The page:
Guess what? The ESP-14 is just basically an ESP-12, with an STM8S003F3P6 microcontroller strapped on (and yes, that’s yet another, different microcontroller than the one which is on the “Black board T5”).
The pins on the module are basically (with the exception of GPIO-00) the STM8S pins, not the ESP8266 pins. An interesting point with the module pins is that there’s a separate VDD pin for the ESP8266, so it looks as though there’s provision for external control of the power (which makes sense for battery operated designs).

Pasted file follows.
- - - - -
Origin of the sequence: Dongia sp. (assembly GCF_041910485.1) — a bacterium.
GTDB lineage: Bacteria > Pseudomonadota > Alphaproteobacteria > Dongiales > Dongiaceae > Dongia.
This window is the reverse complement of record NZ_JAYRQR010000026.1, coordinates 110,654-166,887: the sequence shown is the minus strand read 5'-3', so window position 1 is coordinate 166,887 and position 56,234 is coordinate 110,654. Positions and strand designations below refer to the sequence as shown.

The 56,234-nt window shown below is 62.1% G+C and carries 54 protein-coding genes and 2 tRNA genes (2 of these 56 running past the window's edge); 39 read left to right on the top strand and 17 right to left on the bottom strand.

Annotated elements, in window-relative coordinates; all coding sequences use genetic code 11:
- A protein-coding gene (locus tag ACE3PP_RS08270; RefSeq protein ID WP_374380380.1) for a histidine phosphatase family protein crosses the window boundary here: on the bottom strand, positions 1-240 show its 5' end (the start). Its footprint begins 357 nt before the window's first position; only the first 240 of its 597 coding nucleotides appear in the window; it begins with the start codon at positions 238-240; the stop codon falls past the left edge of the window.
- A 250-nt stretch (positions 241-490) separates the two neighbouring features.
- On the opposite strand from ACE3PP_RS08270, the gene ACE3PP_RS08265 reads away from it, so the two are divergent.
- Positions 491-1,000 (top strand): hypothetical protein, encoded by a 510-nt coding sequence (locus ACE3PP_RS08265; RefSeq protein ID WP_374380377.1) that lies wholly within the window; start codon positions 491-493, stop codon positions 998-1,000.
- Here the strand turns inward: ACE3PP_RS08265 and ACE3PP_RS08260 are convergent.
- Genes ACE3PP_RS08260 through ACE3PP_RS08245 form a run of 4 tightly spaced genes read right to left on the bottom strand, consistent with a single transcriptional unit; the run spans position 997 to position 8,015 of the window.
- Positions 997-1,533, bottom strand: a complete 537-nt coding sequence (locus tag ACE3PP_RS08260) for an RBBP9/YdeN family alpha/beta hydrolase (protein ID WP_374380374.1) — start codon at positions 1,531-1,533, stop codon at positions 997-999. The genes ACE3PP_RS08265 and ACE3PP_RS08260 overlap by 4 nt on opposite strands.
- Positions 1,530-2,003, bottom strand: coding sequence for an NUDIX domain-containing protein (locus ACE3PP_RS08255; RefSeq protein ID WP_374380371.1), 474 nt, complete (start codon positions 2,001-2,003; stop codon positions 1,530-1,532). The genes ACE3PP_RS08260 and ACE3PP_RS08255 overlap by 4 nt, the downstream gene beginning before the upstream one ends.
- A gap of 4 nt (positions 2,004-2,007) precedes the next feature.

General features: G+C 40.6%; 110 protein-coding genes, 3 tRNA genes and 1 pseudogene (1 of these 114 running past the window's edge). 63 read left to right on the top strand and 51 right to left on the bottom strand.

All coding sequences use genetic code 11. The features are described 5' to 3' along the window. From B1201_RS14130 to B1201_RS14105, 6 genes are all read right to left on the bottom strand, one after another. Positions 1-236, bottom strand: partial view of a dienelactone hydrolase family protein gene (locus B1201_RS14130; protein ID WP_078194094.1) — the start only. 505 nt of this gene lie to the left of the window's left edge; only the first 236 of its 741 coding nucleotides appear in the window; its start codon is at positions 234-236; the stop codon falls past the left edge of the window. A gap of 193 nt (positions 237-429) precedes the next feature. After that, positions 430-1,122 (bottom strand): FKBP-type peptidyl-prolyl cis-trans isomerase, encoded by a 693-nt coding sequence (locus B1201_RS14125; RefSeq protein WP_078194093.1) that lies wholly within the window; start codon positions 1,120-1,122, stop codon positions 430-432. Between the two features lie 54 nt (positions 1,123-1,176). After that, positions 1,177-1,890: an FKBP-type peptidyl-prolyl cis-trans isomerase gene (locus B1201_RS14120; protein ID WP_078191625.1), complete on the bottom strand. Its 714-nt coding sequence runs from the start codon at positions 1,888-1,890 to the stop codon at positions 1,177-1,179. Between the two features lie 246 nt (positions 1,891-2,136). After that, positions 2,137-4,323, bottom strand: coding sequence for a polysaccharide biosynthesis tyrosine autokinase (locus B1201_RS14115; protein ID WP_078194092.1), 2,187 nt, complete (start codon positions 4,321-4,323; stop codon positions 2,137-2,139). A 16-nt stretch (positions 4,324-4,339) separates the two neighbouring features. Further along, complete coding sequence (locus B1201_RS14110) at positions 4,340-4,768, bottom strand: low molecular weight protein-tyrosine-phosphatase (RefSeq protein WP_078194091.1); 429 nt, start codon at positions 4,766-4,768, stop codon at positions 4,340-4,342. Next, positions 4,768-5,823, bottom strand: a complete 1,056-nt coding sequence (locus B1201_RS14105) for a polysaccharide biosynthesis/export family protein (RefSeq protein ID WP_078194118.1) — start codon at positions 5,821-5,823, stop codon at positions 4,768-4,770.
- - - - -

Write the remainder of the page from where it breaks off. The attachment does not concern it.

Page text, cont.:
The slightly-better-than-the-previous-weirdo news is that the microcontroller on this board looks a little more sensible (in most respects) than the off-the-wall STC15L2K32S2 on the BBT5. It (the STM8S) is a Harvard architecture device with 8KB of Flash, 1KB of RAM and 128B of EEPROM, which should look fairly familiar to AVR and PIC folks.
It still raises the question as to why AI Thinker believe we’re all going to rush out and buy a relatively unknown micro and re-tool (both hardware and software) yet again, after all of the pain we’ve gone through over the past year getting a workable ESP8266 environment in place. If this had hit the marketplace when we were all pulling our hair out a year ago and if it had been an on-board AVR instead of the STM8S, then they might have had a winner on their hands. As it stands … Double-Duh!, again.